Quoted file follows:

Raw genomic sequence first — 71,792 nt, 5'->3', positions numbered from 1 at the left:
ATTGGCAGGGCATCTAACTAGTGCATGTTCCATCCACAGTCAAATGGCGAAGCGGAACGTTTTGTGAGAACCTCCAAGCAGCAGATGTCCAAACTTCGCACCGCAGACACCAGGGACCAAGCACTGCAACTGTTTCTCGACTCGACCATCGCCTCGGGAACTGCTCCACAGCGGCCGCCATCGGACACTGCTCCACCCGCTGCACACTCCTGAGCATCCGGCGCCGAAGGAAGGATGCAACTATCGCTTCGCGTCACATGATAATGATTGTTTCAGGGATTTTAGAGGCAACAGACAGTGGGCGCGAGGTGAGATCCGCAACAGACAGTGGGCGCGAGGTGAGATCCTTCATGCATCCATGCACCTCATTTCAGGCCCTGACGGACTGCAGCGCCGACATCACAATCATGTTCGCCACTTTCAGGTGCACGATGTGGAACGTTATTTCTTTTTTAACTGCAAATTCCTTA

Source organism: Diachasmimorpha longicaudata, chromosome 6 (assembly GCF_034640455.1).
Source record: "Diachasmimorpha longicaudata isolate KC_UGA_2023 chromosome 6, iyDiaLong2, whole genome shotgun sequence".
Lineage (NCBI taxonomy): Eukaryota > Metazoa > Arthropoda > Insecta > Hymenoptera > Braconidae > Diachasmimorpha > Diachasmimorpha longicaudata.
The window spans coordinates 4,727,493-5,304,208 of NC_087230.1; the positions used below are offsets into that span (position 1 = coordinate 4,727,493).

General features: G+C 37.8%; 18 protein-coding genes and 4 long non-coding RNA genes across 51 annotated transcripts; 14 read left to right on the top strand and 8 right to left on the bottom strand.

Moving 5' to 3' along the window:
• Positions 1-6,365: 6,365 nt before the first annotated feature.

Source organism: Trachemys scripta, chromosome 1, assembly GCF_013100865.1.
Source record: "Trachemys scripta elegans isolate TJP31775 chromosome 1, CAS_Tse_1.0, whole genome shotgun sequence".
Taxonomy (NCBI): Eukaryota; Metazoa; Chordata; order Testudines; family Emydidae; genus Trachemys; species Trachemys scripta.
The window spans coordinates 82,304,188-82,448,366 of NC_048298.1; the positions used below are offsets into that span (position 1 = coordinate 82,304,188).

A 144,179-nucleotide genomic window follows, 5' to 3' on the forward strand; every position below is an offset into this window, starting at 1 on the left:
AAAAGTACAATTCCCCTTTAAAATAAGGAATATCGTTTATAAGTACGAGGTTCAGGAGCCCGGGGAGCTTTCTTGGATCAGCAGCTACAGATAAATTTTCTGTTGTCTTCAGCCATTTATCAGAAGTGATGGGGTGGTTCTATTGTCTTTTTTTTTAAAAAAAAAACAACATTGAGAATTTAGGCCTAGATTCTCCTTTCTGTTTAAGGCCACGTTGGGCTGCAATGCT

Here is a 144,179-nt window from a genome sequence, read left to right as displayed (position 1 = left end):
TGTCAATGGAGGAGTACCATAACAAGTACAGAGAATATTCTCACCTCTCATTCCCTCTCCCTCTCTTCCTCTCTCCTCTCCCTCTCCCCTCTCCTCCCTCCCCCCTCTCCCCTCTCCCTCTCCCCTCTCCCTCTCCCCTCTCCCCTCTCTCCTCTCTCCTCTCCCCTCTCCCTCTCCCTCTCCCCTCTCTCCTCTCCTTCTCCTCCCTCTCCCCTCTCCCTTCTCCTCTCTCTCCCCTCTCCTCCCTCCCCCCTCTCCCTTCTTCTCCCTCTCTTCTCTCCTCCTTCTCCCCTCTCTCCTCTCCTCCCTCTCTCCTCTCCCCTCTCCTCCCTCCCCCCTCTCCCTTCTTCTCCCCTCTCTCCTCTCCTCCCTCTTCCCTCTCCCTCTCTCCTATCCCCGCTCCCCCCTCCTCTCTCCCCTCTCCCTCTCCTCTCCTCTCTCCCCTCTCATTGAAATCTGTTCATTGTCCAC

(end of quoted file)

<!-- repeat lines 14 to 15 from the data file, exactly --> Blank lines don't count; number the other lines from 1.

A 144,179-nucleotide genomic window follows, 5' to 3' on the forward strand; every position below is an offset into this window, starting at 1 on the left:
AAAAGTACAATTCCCCTTTAAAATAAGGAATATCGTTTATAAGTACGAGGTTCAGGAGCCCGGGGAGCTTTCTTGGATCAGCAGCTACAGATAAATTTTCTGTTGTCTTCAGCCATTTATCAGAAGTGATGGGGTGGTTCTATTGTCTTTTTTTTTAAAAAAAAAACAACATTGAGAATTTAGGCCTAGATTCTCCTTTCTGTTTAAGGCCACGTTGGGCTGCAATGCT